FANDOM


Michael Landon Gernhardt (Ph.D.) (born May 4, 1956, in Mansfield, Ohio) is a NASA astronaut and manager of Environmental Physiology Laboratory and principal investigator of the Prebreathe Reduction Program (PRP) at the Lyndon B. Johnson Space Center.[1]

PersonalEdit

He enjoys running, swimming, flying, fishing, and scuba diving.[1] His father, George M. Gernhardt is deceased. His mother, Suzanne C. Winters, resides in Whitestone, Virginia.[1]

EducationEdit

  • 1974 Graduated from Malabar High School, Mansfield, Ohio
  • 1978 Received a Bachelor of Science degree in Physics from Vanderbilt University
  • 1983 Received a Master of Science degree in Bioengineering from University of Pennsylvania
  • 1991 Received a Doctorate in Bioengineering from University of Pennsylvania

OrganizationsEdit

Undersea careerEdit

From 1977 to 1984, Gernhardt worked as a professional diver and project engineer on a variety of subsea oil field construction and repair projects around the world.[1] He has logged over 700 deep sea dives and has experience in air, mixed gas, bounce bell and saturation diving.[1] During his diving career Gernhardt attended graduate school at the University of Pennsylvania and developed a new theoretical based on tissue gas bubble dynamics.[2] He then participated in the development and field implementation of a variety of new decompression tables. From 1984 to 1988, Gernhardt worked as Manager and then Vice President of Special Projects for Oceaneering International. During this time he led the development of a telerobotic system for subsea platform cleaning and inspection as well as a variety of new diver and robot tools.[3] In 1988 he founded Oceaneering Space Systems, a company formed to transfer subsea technology and operational experience to the ISS program.[1][3] From 1988 until his selection by NASA in 1992, he worked on the development of new astronaut and robot-compatible tools for performing maintenance on Space Station Freedom.[3] He also worked on the development of new portable life support systems and decompression procedures for extra-vehicular activity.[3]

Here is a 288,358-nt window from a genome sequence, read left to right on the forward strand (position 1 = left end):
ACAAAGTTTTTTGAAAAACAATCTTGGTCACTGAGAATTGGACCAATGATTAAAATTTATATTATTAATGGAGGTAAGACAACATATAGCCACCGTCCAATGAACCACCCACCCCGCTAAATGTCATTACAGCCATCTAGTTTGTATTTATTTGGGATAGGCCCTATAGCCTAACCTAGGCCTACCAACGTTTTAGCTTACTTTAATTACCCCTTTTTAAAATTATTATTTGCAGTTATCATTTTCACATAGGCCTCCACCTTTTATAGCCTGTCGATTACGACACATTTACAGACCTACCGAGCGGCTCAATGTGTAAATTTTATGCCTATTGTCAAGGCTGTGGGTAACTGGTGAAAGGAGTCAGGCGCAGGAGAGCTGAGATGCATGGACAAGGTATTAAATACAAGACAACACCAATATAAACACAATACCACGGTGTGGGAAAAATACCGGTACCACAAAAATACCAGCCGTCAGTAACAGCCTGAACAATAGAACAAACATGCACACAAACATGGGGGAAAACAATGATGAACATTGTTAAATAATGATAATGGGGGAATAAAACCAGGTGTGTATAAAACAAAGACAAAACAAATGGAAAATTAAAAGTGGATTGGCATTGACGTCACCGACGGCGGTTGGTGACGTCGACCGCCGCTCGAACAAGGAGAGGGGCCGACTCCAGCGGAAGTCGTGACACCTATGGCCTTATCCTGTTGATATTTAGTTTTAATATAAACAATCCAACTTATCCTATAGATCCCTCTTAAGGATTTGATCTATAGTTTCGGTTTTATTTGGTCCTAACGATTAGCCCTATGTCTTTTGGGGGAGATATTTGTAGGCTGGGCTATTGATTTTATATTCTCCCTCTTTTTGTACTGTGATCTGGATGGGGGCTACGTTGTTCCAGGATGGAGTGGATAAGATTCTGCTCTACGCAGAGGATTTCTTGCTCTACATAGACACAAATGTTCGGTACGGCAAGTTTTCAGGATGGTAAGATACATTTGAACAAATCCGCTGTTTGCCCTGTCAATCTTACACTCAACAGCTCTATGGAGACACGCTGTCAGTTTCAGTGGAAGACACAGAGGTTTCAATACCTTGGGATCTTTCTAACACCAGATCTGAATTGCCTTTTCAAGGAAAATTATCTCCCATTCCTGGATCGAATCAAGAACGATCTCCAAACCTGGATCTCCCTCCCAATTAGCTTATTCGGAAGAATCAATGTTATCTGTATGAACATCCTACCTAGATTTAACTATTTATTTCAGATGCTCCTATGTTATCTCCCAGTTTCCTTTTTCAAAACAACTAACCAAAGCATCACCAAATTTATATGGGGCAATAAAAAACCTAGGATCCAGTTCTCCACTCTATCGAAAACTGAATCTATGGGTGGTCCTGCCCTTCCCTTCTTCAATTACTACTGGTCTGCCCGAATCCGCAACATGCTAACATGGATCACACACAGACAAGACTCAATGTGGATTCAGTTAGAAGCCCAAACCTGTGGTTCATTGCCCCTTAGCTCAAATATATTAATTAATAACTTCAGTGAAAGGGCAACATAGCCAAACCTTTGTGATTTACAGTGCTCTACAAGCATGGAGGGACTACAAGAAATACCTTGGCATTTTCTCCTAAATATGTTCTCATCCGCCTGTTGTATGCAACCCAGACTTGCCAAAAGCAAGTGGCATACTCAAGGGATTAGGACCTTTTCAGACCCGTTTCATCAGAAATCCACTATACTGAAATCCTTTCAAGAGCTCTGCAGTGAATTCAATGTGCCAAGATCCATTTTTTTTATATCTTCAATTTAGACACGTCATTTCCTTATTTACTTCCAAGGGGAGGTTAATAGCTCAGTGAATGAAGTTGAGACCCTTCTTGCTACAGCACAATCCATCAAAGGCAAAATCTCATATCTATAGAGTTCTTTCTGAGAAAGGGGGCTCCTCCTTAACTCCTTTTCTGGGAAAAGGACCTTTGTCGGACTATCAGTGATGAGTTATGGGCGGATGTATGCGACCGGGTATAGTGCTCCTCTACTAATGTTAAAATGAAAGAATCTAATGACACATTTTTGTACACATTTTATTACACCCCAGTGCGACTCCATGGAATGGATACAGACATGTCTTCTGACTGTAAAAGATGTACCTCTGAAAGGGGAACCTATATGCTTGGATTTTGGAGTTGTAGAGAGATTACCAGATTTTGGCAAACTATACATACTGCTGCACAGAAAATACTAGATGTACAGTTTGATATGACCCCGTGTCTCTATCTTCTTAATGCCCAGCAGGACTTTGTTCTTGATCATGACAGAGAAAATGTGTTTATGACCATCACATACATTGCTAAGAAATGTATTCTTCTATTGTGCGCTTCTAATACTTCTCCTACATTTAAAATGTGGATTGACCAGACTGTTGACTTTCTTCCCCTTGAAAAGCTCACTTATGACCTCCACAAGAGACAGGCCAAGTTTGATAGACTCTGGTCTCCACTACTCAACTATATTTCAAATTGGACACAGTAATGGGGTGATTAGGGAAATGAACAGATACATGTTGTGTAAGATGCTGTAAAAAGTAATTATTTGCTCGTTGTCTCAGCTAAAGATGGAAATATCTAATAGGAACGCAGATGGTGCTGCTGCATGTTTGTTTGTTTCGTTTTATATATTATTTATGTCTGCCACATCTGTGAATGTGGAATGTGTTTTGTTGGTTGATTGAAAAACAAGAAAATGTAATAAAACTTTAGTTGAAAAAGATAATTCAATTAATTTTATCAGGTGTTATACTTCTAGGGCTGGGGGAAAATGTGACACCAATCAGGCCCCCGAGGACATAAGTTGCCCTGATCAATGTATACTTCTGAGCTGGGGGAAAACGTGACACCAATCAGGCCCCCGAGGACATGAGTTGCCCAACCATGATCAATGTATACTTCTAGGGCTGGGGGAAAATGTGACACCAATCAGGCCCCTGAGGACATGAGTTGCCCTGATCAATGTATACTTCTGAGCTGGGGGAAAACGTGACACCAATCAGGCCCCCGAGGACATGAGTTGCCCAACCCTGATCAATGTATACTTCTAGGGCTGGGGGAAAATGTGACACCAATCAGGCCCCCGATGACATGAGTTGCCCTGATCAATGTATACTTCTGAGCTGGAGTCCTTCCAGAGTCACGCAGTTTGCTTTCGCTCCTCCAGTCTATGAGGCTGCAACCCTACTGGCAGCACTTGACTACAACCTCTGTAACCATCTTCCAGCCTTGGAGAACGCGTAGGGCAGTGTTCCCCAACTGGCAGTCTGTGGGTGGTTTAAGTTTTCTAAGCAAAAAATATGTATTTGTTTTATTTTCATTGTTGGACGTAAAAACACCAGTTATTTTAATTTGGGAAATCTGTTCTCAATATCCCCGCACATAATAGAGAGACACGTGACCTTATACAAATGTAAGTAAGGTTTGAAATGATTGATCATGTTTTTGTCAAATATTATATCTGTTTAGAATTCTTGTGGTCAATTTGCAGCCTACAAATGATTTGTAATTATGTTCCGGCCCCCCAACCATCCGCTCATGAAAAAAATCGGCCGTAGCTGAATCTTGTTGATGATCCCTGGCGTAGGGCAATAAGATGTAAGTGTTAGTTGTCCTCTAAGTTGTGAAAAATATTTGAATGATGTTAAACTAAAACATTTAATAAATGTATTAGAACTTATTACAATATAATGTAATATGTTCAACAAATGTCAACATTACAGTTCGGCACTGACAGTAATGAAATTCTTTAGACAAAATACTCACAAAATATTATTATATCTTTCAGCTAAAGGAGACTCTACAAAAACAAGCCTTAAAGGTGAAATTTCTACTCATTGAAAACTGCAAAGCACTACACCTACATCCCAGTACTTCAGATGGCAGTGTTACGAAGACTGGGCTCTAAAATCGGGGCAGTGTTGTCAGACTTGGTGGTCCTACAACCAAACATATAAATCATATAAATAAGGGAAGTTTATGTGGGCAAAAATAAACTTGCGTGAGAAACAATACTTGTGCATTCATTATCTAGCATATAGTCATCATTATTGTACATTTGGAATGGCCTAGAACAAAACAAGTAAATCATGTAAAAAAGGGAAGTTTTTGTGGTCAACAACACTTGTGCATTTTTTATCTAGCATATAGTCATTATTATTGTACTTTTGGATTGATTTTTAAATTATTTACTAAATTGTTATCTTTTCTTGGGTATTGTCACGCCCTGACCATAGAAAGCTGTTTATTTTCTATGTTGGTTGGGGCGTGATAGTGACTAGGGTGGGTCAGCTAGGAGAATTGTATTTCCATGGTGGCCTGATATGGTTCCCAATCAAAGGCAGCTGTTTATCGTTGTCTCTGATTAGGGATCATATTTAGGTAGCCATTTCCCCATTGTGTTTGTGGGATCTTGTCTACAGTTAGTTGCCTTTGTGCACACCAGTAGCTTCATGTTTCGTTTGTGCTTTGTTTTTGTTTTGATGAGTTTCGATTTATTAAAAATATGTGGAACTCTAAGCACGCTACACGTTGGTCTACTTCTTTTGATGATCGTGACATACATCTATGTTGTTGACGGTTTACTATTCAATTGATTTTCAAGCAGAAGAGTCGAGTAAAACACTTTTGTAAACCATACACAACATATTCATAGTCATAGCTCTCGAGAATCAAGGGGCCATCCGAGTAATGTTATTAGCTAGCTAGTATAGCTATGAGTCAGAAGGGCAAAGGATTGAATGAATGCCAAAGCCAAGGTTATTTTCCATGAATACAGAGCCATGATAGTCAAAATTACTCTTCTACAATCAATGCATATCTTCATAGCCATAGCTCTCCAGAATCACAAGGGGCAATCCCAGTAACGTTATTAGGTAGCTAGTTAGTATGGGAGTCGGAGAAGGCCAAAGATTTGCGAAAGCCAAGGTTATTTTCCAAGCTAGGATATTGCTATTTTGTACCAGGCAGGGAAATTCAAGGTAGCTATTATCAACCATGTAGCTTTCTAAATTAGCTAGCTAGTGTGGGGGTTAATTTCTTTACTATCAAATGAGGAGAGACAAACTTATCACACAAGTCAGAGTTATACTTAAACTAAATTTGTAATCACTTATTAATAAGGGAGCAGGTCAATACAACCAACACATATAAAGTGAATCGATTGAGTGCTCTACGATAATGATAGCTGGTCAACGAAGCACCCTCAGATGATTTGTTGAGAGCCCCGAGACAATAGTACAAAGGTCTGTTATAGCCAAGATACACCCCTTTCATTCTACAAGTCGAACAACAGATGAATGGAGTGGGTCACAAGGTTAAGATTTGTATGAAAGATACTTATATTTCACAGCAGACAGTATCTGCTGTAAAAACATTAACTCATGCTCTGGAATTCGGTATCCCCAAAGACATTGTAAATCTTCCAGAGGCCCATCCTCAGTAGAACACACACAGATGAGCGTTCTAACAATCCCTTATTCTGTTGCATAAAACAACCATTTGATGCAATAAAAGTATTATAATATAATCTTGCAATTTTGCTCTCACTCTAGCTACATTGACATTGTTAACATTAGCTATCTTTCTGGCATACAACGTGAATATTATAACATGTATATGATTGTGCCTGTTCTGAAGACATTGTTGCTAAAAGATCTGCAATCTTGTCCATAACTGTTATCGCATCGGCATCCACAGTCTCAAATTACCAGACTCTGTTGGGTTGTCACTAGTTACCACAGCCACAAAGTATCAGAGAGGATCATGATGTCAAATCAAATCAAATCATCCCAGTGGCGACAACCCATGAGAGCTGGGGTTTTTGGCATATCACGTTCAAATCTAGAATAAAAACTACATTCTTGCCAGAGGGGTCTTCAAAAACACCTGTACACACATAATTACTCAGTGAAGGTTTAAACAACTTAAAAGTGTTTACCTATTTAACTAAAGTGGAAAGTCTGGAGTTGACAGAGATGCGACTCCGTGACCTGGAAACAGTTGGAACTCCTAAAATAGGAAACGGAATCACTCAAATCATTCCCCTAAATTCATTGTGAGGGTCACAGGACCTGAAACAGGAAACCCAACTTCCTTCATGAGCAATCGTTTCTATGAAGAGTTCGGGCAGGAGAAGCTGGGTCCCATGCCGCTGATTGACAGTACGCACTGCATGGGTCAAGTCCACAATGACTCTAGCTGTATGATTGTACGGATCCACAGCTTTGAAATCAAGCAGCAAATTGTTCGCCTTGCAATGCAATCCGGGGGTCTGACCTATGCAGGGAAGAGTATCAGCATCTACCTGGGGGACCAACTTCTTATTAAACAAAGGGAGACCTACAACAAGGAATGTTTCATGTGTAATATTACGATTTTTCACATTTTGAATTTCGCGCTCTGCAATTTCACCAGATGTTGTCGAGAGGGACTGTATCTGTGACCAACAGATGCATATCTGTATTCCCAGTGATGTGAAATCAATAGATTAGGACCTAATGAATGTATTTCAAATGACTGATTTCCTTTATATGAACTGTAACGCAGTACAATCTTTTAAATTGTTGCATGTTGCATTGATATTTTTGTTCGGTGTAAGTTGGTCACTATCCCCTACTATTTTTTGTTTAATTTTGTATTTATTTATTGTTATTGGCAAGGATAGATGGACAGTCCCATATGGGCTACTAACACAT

NASA careerEdit

At NASA, Gernhardt reported to the Johnson Space Center in August 1992. His technical assignments to date include:[1]

  • Flight software verification in the Shuttle Avionics Integration Laboratory (SAIL)
  • Development of nitrox diving to support training for the Hubble Space Telescope repair and on a variety of Space Station EVA developments[4][5]
  • Member of the astronaut support team at Kennedy Space Center, Florida, responsible for Shuttle prelaunch vehicle checkout, crew ingress/egress
  • Spacecraft communicator (CAPCOM) at Mission Control Center, Houston, during various Shuttle missions